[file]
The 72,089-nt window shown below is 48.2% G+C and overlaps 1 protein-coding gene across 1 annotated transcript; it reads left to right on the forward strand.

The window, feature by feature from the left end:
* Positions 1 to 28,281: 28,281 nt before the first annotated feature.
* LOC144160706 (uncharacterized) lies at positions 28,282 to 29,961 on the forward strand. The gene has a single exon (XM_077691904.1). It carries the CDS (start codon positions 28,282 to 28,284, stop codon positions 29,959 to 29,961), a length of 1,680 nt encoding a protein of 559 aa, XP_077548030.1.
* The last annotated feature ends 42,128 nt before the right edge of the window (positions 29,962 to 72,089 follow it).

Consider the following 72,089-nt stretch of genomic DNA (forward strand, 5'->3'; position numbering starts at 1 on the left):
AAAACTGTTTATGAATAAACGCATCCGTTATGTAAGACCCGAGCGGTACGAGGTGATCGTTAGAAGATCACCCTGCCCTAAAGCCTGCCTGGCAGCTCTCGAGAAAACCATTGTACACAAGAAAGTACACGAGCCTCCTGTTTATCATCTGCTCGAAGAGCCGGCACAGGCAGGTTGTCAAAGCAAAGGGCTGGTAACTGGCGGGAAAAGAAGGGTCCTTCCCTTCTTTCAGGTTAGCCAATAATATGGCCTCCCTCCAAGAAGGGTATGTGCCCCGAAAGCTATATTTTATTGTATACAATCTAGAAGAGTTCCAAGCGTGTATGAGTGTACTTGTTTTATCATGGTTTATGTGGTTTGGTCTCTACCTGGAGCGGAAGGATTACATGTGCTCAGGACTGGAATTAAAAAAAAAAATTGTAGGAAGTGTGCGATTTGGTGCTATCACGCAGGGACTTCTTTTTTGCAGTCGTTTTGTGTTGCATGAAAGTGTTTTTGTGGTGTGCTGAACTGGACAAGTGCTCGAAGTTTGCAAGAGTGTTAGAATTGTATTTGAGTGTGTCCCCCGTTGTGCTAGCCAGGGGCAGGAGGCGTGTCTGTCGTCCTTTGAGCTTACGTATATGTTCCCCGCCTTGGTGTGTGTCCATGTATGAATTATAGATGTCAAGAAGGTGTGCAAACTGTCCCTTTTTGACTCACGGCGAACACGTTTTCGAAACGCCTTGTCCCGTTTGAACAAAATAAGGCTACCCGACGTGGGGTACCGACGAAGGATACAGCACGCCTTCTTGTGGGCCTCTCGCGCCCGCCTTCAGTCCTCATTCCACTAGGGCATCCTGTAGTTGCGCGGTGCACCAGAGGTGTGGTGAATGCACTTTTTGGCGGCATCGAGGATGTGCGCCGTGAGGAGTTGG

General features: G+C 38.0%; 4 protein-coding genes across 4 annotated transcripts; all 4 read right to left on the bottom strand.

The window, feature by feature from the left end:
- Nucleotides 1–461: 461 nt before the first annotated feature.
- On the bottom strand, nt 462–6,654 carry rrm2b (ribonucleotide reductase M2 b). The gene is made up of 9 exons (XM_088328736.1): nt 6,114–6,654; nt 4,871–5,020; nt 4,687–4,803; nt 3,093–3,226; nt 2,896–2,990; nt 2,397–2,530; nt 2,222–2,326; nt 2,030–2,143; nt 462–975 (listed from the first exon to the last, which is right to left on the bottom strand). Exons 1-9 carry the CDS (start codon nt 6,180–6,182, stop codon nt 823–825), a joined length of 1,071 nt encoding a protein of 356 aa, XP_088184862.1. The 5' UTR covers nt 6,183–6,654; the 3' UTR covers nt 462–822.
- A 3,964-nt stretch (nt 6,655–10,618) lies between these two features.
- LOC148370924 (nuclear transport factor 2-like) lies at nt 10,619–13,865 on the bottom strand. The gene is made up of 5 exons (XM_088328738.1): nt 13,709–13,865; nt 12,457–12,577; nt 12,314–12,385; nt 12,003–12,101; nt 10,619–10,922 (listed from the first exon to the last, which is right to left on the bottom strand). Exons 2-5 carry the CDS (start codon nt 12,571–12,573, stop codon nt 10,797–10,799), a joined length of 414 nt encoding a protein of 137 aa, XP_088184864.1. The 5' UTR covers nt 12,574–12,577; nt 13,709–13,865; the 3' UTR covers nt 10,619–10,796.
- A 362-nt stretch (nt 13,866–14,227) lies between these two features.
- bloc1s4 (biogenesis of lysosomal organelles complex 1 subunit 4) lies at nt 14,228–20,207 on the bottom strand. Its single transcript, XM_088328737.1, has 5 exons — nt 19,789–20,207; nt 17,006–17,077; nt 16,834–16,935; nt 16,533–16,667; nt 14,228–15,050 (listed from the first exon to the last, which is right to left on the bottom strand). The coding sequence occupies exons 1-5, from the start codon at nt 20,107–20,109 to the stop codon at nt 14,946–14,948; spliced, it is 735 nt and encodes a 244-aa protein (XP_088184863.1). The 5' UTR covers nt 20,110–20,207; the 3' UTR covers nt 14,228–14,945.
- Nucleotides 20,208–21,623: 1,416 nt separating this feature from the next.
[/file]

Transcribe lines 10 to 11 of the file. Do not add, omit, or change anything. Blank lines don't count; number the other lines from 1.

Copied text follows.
- Nucleotides 1–461: 461 nt before the first annotated feature.
- On the bottom strand, nt 462–6,654 carry rrm2b (ribonucleotide reductase M2 b). The gene is made up of 9 exons (XM_088328736.1): nt 6,114–6,654; nt 4,871–5,020; nt 4,687–4,803; nt 3,093–3,226; nt 2,896–2,990; nt 2,397–2,530; nt 2,222–2,326; nt 2,030–2,143; nt 462–975 (listed from the first exon to the last, which is right to left on the bottom strand). Exons 1-9 carry the CDS (start codon nt 6,180–6,182, stop codon nt 823–825), a joined length of 1,071 nt encoding a protein of 356 aa, XP_088184862.1. The 5' UTR covers nt 6,183–6,654; the 3' UTR covers nt 462–822.